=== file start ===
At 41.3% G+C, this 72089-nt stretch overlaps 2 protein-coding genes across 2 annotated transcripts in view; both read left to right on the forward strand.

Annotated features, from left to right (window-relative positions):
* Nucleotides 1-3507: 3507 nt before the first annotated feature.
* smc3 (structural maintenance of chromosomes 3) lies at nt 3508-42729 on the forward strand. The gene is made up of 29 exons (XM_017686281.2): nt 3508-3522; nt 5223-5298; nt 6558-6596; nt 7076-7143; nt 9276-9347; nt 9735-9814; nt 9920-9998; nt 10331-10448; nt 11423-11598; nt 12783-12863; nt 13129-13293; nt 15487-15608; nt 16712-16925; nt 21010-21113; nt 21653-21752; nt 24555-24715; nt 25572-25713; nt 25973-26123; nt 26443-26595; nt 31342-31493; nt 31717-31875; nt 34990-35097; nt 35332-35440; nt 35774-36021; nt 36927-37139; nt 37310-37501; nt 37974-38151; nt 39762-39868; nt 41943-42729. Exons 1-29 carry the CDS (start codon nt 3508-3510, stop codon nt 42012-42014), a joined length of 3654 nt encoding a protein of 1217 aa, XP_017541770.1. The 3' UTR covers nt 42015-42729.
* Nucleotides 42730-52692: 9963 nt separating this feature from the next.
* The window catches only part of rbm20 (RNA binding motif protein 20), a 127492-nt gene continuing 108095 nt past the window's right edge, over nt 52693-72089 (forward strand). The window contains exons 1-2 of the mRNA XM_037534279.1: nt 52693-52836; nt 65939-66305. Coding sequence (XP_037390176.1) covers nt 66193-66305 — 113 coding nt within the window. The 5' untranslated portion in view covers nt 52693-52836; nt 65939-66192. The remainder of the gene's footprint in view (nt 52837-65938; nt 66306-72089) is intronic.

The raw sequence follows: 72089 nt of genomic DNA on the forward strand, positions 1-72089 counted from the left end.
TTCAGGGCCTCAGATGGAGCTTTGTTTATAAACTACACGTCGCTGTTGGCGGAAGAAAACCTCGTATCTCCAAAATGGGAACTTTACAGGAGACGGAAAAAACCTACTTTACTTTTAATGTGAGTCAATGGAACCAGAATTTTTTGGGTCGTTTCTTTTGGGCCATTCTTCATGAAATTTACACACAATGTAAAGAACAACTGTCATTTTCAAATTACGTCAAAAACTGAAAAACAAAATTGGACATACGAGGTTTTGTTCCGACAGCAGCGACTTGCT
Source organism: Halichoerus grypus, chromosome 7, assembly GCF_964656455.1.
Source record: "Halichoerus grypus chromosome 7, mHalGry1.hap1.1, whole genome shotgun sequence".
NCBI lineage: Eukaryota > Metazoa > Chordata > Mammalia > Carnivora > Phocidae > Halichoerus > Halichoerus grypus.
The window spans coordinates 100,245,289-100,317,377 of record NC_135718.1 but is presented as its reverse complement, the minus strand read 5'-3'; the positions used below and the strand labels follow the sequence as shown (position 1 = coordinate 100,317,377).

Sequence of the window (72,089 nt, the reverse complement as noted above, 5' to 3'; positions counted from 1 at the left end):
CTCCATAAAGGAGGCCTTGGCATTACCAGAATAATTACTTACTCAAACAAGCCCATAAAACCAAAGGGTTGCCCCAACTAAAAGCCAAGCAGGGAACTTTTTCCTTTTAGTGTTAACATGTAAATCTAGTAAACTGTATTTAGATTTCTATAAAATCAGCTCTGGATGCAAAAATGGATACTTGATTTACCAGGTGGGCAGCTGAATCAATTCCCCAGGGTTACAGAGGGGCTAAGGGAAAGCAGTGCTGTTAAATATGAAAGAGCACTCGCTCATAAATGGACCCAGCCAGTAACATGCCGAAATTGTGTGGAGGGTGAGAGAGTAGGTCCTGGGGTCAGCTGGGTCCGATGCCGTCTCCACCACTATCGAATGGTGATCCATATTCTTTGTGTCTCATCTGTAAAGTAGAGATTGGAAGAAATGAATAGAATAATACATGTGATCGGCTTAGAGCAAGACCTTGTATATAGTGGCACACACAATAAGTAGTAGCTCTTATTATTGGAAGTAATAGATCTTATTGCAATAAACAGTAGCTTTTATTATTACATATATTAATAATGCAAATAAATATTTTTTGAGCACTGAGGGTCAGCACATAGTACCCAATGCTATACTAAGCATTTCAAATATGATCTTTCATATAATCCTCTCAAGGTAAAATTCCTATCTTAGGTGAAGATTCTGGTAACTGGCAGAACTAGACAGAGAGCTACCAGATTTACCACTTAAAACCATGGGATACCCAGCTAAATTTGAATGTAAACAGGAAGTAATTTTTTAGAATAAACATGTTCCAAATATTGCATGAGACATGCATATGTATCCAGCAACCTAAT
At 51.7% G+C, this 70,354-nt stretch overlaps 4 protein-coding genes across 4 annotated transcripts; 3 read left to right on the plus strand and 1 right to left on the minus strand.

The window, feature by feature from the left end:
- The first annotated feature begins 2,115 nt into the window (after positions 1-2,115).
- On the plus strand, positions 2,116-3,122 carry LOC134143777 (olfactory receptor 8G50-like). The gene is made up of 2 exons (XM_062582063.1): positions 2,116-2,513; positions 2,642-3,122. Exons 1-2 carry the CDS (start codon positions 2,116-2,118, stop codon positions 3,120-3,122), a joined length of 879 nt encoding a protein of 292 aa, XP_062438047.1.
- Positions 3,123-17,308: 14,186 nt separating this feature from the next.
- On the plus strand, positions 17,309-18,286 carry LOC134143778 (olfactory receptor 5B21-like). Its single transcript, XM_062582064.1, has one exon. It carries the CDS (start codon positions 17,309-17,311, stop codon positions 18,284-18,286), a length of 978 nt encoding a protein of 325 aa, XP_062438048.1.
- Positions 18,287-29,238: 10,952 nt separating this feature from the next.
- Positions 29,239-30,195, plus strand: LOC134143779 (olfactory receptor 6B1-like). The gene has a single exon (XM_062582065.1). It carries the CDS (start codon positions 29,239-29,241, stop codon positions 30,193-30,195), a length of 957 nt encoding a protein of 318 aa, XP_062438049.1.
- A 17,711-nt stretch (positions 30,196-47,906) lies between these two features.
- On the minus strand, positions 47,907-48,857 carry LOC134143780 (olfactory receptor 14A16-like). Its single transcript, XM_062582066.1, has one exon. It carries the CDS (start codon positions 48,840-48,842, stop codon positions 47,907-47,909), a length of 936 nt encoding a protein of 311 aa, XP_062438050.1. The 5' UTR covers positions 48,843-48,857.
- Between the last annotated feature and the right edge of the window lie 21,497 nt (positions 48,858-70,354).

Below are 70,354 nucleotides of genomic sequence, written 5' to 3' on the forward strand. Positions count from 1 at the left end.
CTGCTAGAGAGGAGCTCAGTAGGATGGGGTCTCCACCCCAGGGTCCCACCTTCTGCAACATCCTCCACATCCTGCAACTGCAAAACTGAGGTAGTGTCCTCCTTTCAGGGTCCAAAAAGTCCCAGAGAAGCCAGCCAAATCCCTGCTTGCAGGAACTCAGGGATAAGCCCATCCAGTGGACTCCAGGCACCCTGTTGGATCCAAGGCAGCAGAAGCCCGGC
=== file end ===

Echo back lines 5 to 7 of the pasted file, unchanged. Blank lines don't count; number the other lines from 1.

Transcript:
* Nucleotides 42730-52692: 9963 nt separating this feature from the next.
* The window catches only part of rbm20 (RNA binding motif protein 20), a 127492-nt gene continuing 108095 nt past the window's right edge, over nt 52693-72089 (forward strand). The window contains exons 1-2 of the mRNA XM_037534279.1: nt 52693-52836; nt 65939-66305. Coding sequence (XP_037390176.1) covers nt 66193-66305 — 113 coding nt within the window. The 5' untranslated portion in view covers nt 52693-52836; nt 65939-66192. The remainder of the gene's footprint in view (nt 52837-65938; nt 66306-72089) is intronic.

The raw sequence follows: 72089 nt of genomic DNA on the forward strand, positions 1-72089 counted from the left end.